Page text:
Chile 40 Years Later: The Politics of Memory and the Memory of Politics

Our goal in this issue is not to relive the hopes of the days prior to the coup or to re-experience the times of terror following it, but to understand the impact that these events have made on how we now experience neoliberal constraints and practice progressive politics; we hope to trace what is different because of those events.  

Title:
Chile 40 Years Later: The Politics of Memory and the Memory of Politics, print edition
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Taking Note

Nicole Fabricant and Andrew Canessa
To all who knew him, the news of Benjamin Kohl’s passing came as a shock. The man who filled a room with laughter, vivacity, and passion was suddenly gone and the appalling irony was obvious: Benjamin Kohl led with his heart and it was his heart that failed him long before his time at the age of 59. 

Updates

Gerardo Renique
On April 28, 2013, Peruvian President Ollanta Humala delivered a speech with major implications for the future of democracy in Peru. Referring to Peruvian and international laws guaranteeing indigenous peoples the right to free, prior, and informed consultation on development projects in their communities, the president declared that “there are no native communities … in the [Andean] highlands; the majority are agrarian communities." 

Border Wars

David Hernández
Prison inmates are generally placed in solitary confinement for allegedly endangering other inmates or for suspected, often unproven, gang affiliations. In immigrant detention centers, however, solitary is used for a far more arbitrary set of reasons by federal, local, and private jailers, including when detainees break rules, talk back, refuse meals, or for the “protection” of LGBTQ or mentally ill immigrants.

Report

Raúl Zibechi
We who survived and found ourselves heading to exile took the opportunity to begin a new life, to come to know other realities and to embark on different paths to continue transforming the world. Observed from a distance of four decades, it’s a strange privilege that was not within the grasp of the thousands who were killed, disappeared, tortured or silenced.
Joshua Frens-String
There is a new politics in Chile that does not sideline social movements from political decision-making but rather works with and through the organization of such movements to build a truly “popular” electoral front—while challenging “Politics.”
Ximena de la Barra
Chile is neither democratic nor developed. It is an unjust country where citizens have been transformed into consumers, and whose rights now depend on their relative purchasing power. It is a country of workers who have been pushed into consumerism and individualism, overwhelmed and indebted.
Tamara Lea Spira
Third World struggles formed the groundwork for the cultivation of an anti-racist feminist consciousness in the United States. In addition to crossing the borders of geography, U.S. Third World feminists utilized poetry—crossing the border of art and politics—in their efforts to build broad-based solidarities.
Clara Han
The urban poor tend to be taken up as victim of neoliberal reforms and repositories of memories of past political struggles. Yet, we might ask how such characterizations rely on and sustain a notion of a homogenous urban poor. With such a notion, it may be difficult to appreciate the finer, smaller struggles that go on every day.
Patricia Richards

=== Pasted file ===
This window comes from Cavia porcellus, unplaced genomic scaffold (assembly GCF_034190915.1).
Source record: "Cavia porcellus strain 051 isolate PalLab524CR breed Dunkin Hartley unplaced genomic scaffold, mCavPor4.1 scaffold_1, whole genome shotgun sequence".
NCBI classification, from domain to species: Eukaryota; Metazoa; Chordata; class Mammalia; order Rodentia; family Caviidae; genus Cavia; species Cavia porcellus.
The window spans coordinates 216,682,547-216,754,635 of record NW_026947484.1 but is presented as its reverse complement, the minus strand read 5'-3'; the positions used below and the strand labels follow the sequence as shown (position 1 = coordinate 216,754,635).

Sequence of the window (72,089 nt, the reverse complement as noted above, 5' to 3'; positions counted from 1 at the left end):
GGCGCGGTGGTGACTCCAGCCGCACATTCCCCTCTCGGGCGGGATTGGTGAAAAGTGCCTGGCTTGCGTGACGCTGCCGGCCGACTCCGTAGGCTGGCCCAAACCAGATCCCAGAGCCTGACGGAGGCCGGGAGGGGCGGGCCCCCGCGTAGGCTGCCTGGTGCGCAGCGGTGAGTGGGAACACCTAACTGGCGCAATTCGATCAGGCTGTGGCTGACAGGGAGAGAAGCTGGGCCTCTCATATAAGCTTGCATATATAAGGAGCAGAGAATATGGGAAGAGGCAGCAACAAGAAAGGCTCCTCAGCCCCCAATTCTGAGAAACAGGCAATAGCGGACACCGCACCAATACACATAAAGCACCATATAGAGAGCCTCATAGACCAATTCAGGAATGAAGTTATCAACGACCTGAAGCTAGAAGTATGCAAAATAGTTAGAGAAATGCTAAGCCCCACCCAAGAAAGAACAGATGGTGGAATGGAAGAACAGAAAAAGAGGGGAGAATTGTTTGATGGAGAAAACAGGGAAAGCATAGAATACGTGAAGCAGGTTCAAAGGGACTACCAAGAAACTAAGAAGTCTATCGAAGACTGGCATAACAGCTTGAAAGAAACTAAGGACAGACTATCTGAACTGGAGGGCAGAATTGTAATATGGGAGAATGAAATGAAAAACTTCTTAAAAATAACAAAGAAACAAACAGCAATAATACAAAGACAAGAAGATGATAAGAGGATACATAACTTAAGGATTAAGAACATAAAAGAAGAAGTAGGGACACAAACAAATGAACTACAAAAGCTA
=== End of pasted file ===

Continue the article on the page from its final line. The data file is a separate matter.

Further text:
Many politicians on the left continue to frame Mapuche concerns in terms of social class, perhaps admitting a need for increased access to land, education, healthcare, and so forth, but conceptualizing all of these as socioeconomic problems, thereby denying the longer history of colonial dispossession.
Steven S. Volk
Our goal in this issue is not to relive the hopes of the days prior to the coup or to re-experience the times of terror following it, but to understand the impact that these events have made on how we now experience neoliberal constraints and practice progressive politics; we hope to trace what is different because of those events.
Peter D'Amato
The transition period that led from military to civilian rule was predicated on maintaining “a certain silence.” Thus, the return of the student movement since 2006 and its ability to forge links back to the Allende period is a critical development.

Reviews

Kyle Barron

MALA

Keane Bhatt
Throughout the 1980s, when U.S. officials were most viciously engaged in Central America, they could depend on media outlets as their reliable partners. This American Life’s “What Happened at Dos Erres” mimicked some of the most propagandistic media behaviors of the 1980s-era media, hiding for its millions of U.S. listeners the murderous policies of their elected officials, executed with their tax dollars and in their name.

Article

Kaelyn Forde
Juana was six months pregnant when she was shot in the heart and killed along with three other people during a joint counter-narcotics operation by the Honduran police and the U.S. Drug Enforcement Administration (DEA) on May 11, 2012. Among the dead were 14-year-old Hasked Brooks Wood, 21-year-old Emerson Martinez, and Candelaria Pratt Nelson, a mother of six.

From the Archive

Popular Unity
In our March 1971 issue, NACLA offered an English-language translation of the Basic Program of Chile’s just elected Popular Unity government. “As far as we know,” wrote NACLA’s editors, “this is the first time the UP program has been presented to the English-speaking public. Unlike many political platforms, it is a fascinating document, which lays out the principal problems facing the Chilean people and a blueprint of a socialist solution to these problems.” As part of our ongoing “From the Archives” series, we offer excerpts from the program here, with a particular focus on the UP’s program of economic transformation.